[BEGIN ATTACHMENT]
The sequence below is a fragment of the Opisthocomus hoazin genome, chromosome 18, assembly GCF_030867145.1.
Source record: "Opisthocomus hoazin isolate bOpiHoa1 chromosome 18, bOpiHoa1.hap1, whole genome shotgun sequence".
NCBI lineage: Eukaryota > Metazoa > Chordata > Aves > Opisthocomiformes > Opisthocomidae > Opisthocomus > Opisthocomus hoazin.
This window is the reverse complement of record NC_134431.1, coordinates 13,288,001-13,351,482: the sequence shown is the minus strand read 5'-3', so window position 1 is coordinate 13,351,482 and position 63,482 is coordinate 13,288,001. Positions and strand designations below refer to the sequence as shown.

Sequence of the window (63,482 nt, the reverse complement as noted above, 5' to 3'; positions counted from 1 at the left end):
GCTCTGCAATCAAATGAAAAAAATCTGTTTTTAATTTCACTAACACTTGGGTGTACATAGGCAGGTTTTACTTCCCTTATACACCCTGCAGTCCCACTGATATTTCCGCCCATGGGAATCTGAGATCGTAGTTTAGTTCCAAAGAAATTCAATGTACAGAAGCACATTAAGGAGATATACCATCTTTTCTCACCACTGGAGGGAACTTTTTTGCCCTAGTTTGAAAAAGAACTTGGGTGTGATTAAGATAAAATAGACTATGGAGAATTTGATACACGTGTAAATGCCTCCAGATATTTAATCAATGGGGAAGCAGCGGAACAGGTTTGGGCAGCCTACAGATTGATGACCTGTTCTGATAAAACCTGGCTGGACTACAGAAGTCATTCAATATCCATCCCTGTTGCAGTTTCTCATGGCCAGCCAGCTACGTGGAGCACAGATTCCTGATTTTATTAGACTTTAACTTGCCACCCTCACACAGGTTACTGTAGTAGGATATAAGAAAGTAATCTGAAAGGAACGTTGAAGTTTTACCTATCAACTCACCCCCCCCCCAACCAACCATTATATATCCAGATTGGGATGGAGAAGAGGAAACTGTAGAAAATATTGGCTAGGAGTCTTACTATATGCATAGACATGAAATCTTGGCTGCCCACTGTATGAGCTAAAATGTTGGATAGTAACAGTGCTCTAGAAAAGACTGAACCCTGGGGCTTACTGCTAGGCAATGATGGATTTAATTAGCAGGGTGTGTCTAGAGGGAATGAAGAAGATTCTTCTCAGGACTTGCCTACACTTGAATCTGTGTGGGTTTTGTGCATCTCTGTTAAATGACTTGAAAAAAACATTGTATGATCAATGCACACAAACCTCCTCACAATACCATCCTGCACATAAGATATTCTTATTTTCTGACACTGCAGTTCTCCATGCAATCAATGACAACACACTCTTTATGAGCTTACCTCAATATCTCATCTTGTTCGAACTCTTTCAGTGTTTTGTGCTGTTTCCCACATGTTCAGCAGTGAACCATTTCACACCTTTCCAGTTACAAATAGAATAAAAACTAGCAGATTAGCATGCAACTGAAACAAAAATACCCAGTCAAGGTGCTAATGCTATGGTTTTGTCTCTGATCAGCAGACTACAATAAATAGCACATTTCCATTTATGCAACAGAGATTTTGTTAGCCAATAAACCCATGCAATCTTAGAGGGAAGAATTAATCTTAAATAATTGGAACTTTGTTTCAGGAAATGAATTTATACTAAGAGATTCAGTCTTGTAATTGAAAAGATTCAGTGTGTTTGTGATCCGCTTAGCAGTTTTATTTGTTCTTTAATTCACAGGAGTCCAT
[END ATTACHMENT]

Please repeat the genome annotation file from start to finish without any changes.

The sequence below is a fragment of the Opisthocomus hoazin genome, chromosome 18, assembly GCF_030867145.1.
Source record: "Opisthocomus hoazin isolate bOpiHoa1 chromosome 18, bOpiHoa1.hap1, whole genome shotgun sequence".
NCBI lineage: Eukaryota > Metazoa > Chordata > Aves > Opisthocomiformes > Opisthocomidae > Opisthocomus > Opisthocomus hoazin.
This window is the reverse complement of record NC_134431.1, coordinates 13,288,001-13,351,482: the sequence shown is the minus strand read 5'-3', so window position 1 is coordinate 13,351,482 and position 63,482 is coordinate 13,288,001. Positions and strand designations below refer to the sequence as shown.

Sequence of the window (63,482 nt, the reverse complement as noted above, 5' to 3'; positions counted from 1 at the left end):
GCTCTGCAATCAAATGAAAAAAATCTGTTTTTAATTTCACTAACACTTGGGTGTACATAGGCAGGTTTTACTTCCCTTATACACCCTGCAGTCCCACTGATATTTCCGCCCATGGGAATCTGAGATCGTAGTTTAGTTCCAAAGAAATTCAATGTACAGAAGCACATTAAGGAGATATACCATCTTTTCTCACCACTGGAGGGAACTTTTTTGCCCTAGTTTGAAAAAGAACTTGGGTGTGATTAAGATAAAATAGACTATGGAGAATTTGATACACGTGTAAATGCCTCCAGATATTTAATCAATGGGGAAGCAGCGGAACAGGTTTGGGCAGCCTACAGATTGATGACCTGTTCTGATAAAACCTGGCTGGACTACAGAAGTCATTCAATATCCATCCCTGTTGCAGTTTCTCATGGCCAGCCAGCTACGTGGAGCACAGATTCCTGATTTTATTAGACTTTAACTTGCCACCCTCACACAGGTTACTGTAGTAGGATATAAGAAAGTAATCTGAAAGGAACGTTGAAGTTTTACCTATCAACTCACCCCCCCCCCAACCAACCATTATATATCCAGATTGGGATGGAGAAGAGGAAACTGTAGAAAATATTGGCTAGGAGTCTTACTATATGCATAGACATGAAATCTTGGCTGCCCACTGTATGAGCTAAAATGTTGGATAGTAACAGTGCTCTAGAAAAGACTGAACCCTGGGGCTTACTGCTAGGCAATGATGGATTTAATTAGCAGGGTGTGTCTAGAGGGAATGAAGAAGATTCTTCTCAGGACTTGCCTACACTTGAATCTGTGTGGGTTTTGTGCATCTCTGTTAAATGACTTGAAAAAAACATTGTATGATCAATGCACACAAACCTCCTCACAATACCATCCTGCACATAAGATATTCTTATTTTCTGACACTGCAGTTCTCCATGCAATCAATGACAACACACTCTTTATGAGCTTACCTCAATATCTCATCTTGTTCGAACTCTTTCAGTGTTTTGTGCTGTTTCCCACATGTTCAGCAGTGAACCATTTCACACCTTTCCAGTTACAAATAGAATAAAAACTAGCAGATTAGCATGCAACTGAAACAAAAATACCCAGTCAAGGTGCTAATGCTATGGTTTTGTCTCTGATCAGCAGACTACAATAAATAGCACATTTCCATTTATGCAACAGAGATTTTGTTAGCCAATAAACCCATGCAATCTTAGAGGGAAGAATTAATCTTAAATAATTGGAACTTTGTTTCAGGAAATGAATTTATACTAAGAGATTCAGTCTTGTAATTGAAAAGATTCAGTGTGTTTGTGATCCGCTTAGCAGTTTTATTTGTTCTTTAATTCACAGGAGTCCAT